• ‘Vilified by his detractors as an uncritical apologist for the Arabs, he was nothing of the kind.’
      • ‘He has described the events as a coup, but it was nothing of the kind.’
      • ‘The fact that the minister in question did nothing of the kind enraged other MPs.’
      1. 1.1Used to express an emphatic denial.
        ‘‘He made you do that?’ ‘He did nothing of the kind.’’
        • ‘When asked to provide a breath sample she replied in robust terms that she was going to do nothing of the kind, said Miss Bramley.’
        • ‘Incidentally, for all those of you mailing in to say I spelt ‘Ottawa’ incorrectly earlier - I did nothing of the kind and have no idea what you're talking about.’
        • ‘Again, and of course, I said nothing of the kind.’
        • ‘When Debbie brought up the matter, the other woman insisted she had said nothing of the kind and told Debbie she was imagining things.’
        • ‘Now it turns out they knew nothing of the kind but assured us they did anyway.’
        • ‘She adamantly insisted that she did nothing of the kind.’
        • ‘Well, some data we have shows nothing of the kind.’
        • ‘‘I am nothing of the kind,’ she said, her voice somehow remaining steady.’
        • ‘And finally, the study fuelling the latest claims about mobile phones scrambling the mind in fact shows nothing of the kind.’
        • ‘Just one small quibble - I wrote nothing of the kind.’
  • of its kind

    • Within the limitations of its class.

      ‘this new building was no doubt excellent of its kind’
      • ‘It is the first early-warning system for heart attacks of its kind in Britain.’
      • ‘The event was the first of its kind but there may be more in the future.’
      • ‘The vehicle is one of only three of its kind to be licensed in Manchester.’
      • ‘The general consensus of opinion was it was one of the best of its kind.’
      • ‘We understand it is one of the ten best gardens of its kind in the country.’
      • ‘As with most properties of its kind, this town house does not have a garage.’
      • ‘Although never completed, it is one of the largest statues of its kind in the world.’
      • ‘The first mission of its kind, its goal was to provide clues as to the origins of our solar system.’
      • ‘The volunteer recruitment programme was the biggest of its kind since the Second World War.’
      • ‘The book may be excellent of its kind, but not something that the publisher wishes to deal with.’
  • of a kind

    • Used to indicate that something is not as good as it might be expected to be.

      ‘there is tribute, of a kind, in such popularity’
      • ‘Though the Tory move shows boldness of a kind, it is not the only party that is rethinking.’
      • ‘Smashing up a hamburger joint might give a person kudos of a kind.’
      • ‘Sibling-theory suggests that a brother or sister may also act as a parent of a kind.’
      • ‘There are more than a half a dozen candidates for the presidency, so there is democracy of a kind.’
      • ‘Except that we do have special status, of a kind, with the federal government.’
      • ‘Well it would still have to be jurisdictional error, would it not, of a kind.’
      • ‘The margins are inhabited by interesting people who have a beauty of a kind.’
  • one of a kind

    • Unique.

      • ‘The child is no longer a unique creation - one of a kind - but rather an engineered reproduction.’
      • ‘As far as the medical profession is concerned, Tanya is one of a kind and her condition is now known as Donaldson's Syndrome.’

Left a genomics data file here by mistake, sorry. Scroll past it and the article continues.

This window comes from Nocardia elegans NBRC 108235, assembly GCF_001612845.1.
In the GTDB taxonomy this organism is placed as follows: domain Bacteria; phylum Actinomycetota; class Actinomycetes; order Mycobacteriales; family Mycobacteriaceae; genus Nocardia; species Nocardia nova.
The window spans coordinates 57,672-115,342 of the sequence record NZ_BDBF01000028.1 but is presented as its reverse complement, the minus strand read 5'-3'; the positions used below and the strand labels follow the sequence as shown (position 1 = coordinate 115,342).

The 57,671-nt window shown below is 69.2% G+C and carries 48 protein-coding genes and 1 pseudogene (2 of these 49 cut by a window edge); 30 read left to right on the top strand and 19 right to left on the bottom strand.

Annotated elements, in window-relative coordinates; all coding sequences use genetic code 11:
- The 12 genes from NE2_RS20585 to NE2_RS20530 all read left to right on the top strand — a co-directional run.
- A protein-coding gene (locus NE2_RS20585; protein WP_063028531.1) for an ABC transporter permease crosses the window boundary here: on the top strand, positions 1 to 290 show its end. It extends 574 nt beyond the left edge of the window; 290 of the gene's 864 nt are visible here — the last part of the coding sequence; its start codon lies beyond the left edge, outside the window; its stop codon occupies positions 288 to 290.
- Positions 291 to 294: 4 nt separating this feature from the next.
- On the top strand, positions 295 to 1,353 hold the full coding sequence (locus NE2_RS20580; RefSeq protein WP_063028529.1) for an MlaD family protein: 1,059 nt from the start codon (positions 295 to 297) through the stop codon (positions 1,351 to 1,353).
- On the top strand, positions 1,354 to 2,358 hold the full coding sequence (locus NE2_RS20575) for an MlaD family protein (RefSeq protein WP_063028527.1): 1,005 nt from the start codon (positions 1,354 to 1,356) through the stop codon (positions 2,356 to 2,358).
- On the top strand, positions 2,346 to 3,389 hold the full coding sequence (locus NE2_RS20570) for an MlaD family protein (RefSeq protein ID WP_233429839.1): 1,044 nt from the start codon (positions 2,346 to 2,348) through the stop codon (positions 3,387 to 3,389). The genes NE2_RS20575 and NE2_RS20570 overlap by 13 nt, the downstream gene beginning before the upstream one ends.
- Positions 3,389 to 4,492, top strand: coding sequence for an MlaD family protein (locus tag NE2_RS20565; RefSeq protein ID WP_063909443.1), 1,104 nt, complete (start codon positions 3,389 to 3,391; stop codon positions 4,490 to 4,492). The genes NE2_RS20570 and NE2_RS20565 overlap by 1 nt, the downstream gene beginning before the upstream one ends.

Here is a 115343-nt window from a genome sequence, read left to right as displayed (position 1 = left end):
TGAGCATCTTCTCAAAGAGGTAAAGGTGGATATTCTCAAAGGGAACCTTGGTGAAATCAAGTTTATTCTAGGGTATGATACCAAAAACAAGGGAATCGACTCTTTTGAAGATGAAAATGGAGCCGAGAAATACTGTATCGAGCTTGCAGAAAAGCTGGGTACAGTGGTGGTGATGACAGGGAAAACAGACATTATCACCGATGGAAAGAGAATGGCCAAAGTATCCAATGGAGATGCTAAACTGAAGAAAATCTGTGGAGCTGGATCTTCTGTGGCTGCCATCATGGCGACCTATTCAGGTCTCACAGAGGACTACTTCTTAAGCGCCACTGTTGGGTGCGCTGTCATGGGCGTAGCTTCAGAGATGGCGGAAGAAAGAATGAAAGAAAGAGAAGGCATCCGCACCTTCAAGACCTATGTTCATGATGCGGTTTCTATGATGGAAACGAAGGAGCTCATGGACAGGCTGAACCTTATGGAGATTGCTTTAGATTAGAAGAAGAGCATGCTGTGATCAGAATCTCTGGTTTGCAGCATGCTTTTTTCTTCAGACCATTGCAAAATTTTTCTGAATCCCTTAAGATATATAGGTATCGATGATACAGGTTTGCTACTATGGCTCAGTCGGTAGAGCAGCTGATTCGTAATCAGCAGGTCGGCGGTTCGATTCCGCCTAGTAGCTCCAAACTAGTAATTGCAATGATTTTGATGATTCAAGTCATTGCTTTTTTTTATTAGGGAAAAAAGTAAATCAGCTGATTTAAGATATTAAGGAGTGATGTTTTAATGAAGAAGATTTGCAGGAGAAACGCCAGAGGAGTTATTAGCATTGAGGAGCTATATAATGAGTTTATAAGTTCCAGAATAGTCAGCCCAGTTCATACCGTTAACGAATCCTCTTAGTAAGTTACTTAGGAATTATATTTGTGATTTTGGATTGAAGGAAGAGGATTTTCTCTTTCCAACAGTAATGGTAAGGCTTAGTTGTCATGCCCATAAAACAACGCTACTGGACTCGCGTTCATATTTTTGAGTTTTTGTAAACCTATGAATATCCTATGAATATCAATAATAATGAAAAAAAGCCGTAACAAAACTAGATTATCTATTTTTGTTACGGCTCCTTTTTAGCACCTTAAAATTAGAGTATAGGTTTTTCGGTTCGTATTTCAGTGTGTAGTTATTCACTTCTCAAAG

• ‘Rollins may be one of a kind - an unusual mix of the analytical, cerebral, creative, and spiritual.’
      • ‘Mr. Lane is one of a kind, and it's not just a birthday but an entire career that merits celebration.’
      • ‘One of a kind, the film is proof that American cinema still knows how to take risks and let the imagination soar.’
      • ‘Our control room is one of a kind and is absolutely superb.’
      • ‘This score remains a singular achievement - a unique, one of a kind opera.’
      • ‘America's demographic vitality makes it nearly one of a kind among modern nations.’
      • ‘He is truly a brilliant man, and he is certainly one of a kind.’
      • ‘He's one of a kind, and there's just never going to be another Bob Hope.’
  • something of the kind

    • Something like the thing in question.

      ‘they had always suspected something of the kind’
      • ‘I knew I'd have to focus since my brain was still swirling with this new bit of information, not that I hadn't guessed that something of the kind was true.’
      • ‘The first bar was playing some loud rap music, while the one on the other side was blaring some Euro-disco or something of the kind.’
      • ‘You know, I had hoped, by accepting his challenge, I could get him to tell me something of this affair; perhaps who the lady was, or something of the kind.’
      • ‘It is to be feared that something of the kind has happened to Miss Stein.’
      • ‘Despite his mother's strange tales of a friend's friend's sister's cat, or something of the kind, everybody in the town knew everybody else's business.’
      • ‘Well, I think it's fair to say we were all expecting something of the kind.’
      • ‘It was as if Adam was becoming another brother for me, or something of the kind.’
      • ‘Instead, in 1951 I said ‘Good morning’ occasionally and Einstein would answer with ‘Guten morning’ or something of the kind, but that was it.’
      • ‘She might have mentioned something of the kind.’
      • ‘Case 2 is kidnap and slavery, or something of the kind.’
  • two (or three, four, etc.) of a kind

    • 1The same or very similar.

      ‘she and her sister were two of a kind’
      • ‘In these tumultuous years, the only constants are Rhett Butler, who sees through all Scarlett's pretenses to recognize that they are two of a kind, and Tara, which Scarlett comes to love as herself.’
      • ‘I myself had doubts at first until I went further in and found clothes that are two of a kind.’